Review: Off-label use of IVIG is supported only for Guillain-Barré syndrome and chronic inflammatory demyelinating polyneuropathy
ACP J Club. 1996 Jan-Feb;124:7. doi:10.7326/ACPJC-1996-124-1-007
Ratko TA, Burnett DA, Foulke GE, Matuszewski KA, Sacher RA. Recommendations for off-label use ofintravenously administeredimmunoglobulin preparations. JAMA. 1995 Jun 21;273:1865-70. [PubMed ID: 7776504]
To make evidence-based recommendations for the use of intravenous immunoglobulin (IVIG) preparations for indications that are not included in the product labeling approved by the U.S. Food and Drug Administration (off-label).
MEDLINE and EMBASE (1982 to 1994) were searched to identify all English-language review articles and original studies of IVIG for clinical use; bibliographies were reviewed.
Of the relevant articles (201 reviews and 1904 original studies), 87 review articles and 250 original studies reported off-label use of IVIG and were judged appropriate to the project aims by 1 of the investigators.
Clinical effectiveness was assessed by laboratory and clinical findings, objective measures, and clinical impressions. Each study or review was categorized by level of evidence of study design (type I: randomized controlled trials; type II: controlled trials without randomization, cohort or case-control studies, or case series; type III: expert opinions, descriptive studies, or expert committee reports; and type IV: insufficient evidence to determine role). Recommendations were made after complete consensus was achieved by members of an expert panel. The members considered therapeutic and pharmaceutic interchangeability and adverse effects in making their recommendations.
The expert panel members made recommendations to support or discourage the use of IVIG in 53 conditions. Evidence that was graded level I was available for 17 conditions. IVIG was recommended as an equivalent alternative to plasma exchange in children and adults with the Guillain-Barré syndrome or chronic inflammatory demyelinating polyneuropathy. The panel judged that IVIG may have a role in patients with multiple myeloma at high risk for recurrent infections, in low-birth-weight infants with a high baseline infection rate or morbidity, in cytomegalovirus-seronegative recipients of seropositive transplanted organs, and in patients with severe dermatomyositis in whom other treatments have failed. In 11 conditions (the chronic fatigue syndrome, cystic fibrosis, diabetes mellitus, the nephrotic syndrome, euthyroid ophthalmopathy, acute renal failure, acute lymphoblastic leukemia, surgery or trauma, treatment of infection in hypogammaglobulinemic neonates, and the motor neuron syndrome), level I evidence did not support IVIG use.
For the 53 conditions considered, evidence that was graded level I supports the off-label use of intravenous immunoglobulin preparations for 2 conditions, Guillain-Barré syndrome and chronic inflammatory demyelinating polyneuropathy, with weaker evidence for use in an additional 4 conditions.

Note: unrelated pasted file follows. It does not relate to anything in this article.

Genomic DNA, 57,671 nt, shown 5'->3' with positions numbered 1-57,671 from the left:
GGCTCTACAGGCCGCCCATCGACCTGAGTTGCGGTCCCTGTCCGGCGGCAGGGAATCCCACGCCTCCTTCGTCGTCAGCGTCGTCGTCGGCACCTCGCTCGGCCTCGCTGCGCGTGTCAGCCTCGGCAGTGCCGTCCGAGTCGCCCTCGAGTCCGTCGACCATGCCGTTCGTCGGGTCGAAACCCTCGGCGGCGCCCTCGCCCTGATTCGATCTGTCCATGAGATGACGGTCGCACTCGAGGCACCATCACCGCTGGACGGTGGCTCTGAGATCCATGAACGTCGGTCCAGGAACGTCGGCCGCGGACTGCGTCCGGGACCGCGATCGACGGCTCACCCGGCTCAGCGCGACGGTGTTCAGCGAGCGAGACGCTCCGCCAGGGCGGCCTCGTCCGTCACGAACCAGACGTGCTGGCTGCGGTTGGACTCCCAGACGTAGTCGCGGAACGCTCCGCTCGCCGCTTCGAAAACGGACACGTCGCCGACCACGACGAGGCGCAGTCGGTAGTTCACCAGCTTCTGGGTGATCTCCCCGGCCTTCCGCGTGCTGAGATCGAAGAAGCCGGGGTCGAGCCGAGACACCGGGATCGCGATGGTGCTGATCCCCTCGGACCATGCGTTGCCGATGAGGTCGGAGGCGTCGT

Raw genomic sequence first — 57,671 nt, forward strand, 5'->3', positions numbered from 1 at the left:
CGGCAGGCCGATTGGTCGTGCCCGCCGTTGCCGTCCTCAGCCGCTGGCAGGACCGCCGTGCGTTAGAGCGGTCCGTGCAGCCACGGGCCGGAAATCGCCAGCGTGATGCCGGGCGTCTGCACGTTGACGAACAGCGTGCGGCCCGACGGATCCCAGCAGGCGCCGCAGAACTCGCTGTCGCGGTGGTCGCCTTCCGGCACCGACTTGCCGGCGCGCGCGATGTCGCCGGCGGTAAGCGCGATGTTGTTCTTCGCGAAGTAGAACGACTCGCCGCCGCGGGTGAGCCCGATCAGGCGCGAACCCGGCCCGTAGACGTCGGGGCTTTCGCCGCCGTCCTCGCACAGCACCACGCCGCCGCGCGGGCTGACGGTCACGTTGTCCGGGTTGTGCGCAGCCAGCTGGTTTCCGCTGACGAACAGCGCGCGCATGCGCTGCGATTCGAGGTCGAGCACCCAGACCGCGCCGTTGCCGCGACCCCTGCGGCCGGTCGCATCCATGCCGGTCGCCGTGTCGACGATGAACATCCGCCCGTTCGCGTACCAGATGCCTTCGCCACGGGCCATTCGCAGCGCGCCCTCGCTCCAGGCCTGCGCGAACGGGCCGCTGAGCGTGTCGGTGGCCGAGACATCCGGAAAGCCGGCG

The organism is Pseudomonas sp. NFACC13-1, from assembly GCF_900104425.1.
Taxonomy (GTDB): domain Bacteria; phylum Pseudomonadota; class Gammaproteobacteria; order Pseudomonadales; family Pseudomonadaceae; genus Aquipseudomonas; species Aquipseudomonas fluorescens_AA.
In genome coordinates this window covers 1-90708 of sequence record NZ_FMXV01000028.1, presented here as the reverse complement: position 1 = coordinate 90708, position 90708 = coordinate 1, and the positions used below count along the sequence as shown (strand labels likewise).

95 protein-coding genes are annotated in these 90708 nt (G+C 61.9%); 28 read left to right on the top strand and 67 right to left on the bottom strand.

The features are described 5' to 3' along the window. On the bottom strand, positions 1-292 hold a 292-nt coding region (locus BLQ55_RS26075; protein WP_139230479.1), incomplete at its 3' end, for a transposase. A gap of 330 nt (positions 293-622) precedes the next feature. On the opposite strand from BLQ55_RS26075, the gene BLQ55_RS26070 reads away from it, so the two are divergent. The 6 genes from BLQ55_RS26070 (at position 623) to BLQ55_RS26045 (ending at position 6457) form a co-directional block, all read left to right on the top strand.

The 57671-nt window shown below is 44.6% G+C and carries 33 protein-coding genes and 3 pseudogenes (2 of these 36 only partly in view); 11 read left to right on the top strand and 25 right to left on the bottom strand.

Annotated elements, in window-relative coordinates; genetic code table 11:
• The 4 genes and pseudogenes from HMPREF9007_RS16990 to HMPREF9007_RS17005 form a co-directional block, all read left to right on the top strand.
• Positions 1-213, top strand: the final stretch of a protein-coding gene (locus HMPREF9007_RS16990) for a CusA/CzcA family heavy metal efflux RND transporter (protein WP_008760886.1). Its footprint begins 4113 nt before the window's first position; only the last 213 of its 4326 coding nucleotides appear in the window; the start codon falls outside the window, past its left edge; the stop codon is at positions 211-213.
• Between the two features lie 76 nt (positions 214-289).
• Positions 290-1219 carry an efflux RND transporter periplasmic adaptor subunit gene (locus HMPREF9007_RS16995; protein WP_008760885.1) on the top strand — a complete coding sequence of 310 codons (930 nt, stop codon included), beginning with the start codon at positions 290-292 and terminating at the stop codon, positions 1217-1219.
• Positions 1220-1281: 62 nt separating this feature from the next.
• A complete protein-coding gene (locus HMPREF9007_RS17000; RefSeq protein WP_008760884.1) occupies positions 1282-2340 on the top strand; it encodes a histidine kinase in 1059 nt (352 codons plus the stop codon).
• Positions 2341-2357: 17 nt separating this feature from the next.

Source of funding: Not stated.
For article reprint: Dr. T. Ratko, University Hospital Consortium, 2001 Spring Road, Suite 700, Oak Brook, IL 60521-1890, USA. FAX 630-954-4730.
Ratko and colleagues should be congratulated for their comprehensive and timely analysis of off-label use of IVIG. The use of IVIG has dramatically increased in the past few months and in certain cases has been abused. The product's potential for serious adverse effects (viral transmission, aseptic meningitis, and nephrotoxicity) and its high cost (U.S. $42 to $104/g) argue for the development of efficacy-based guidelines.
3 points are worth emphasizing. First, even in those few selected autoimmune diseases or infections in which level I evidence suggests that IVIG might be indicated, it is generally only to be used if conventional therapy is contraindicated or ineffective and if the disease is life-threatening. Second, outcome markers, such as autoantibody level, target organ function, and infection load, should be monitored during IVIG therapy (1, 2) so that an informed conclusion regarding the benefit and risk of each patient can be made. Third, clinicians should be aware that IVIG only provides passive antibodies to prevent infections and to correct immunoglobulin or antibody deficiencies, to provide monomeric IgG to block sequestration of antibody-coated cells, or to correct immune regulation abnormalities.
Randomized, double-blind, placebo-controlled, multicenter studies are needed to resolve the issue of IVIG off-label use. Clinicians should be encouraged to report negative results with off-label use of IVIG to avoid its future use in similar clinical situations. Insurance companies may wish to use the information provided by this review for decisions on reimbursement or may need to form their own expert panels to approve or disapprove the use of IVIG for off-label recommendations.
Until conclusive studies are published in refereed journals showing whether IVIG provides a benefit (3), off-label use should be individualized and, according to the guidelines of Ratko and colleagues, supervised by experts with specific goals outlined to monitor possible benefits from IVIG.
Nabih I. Abdou, MD, PhD
Saint Luke's HospitalKansas City, Missouri, USA
3. Fanaroff AA, Korones SB, Wright LL, et al. A controlled trial of intravenous immune globulin to reduce nosocomial infections in very-low-birth-weight infants. National Institute of Child Health and Human Development Neonatal Research Network. N Engl J Med. 1994;330:1107-13.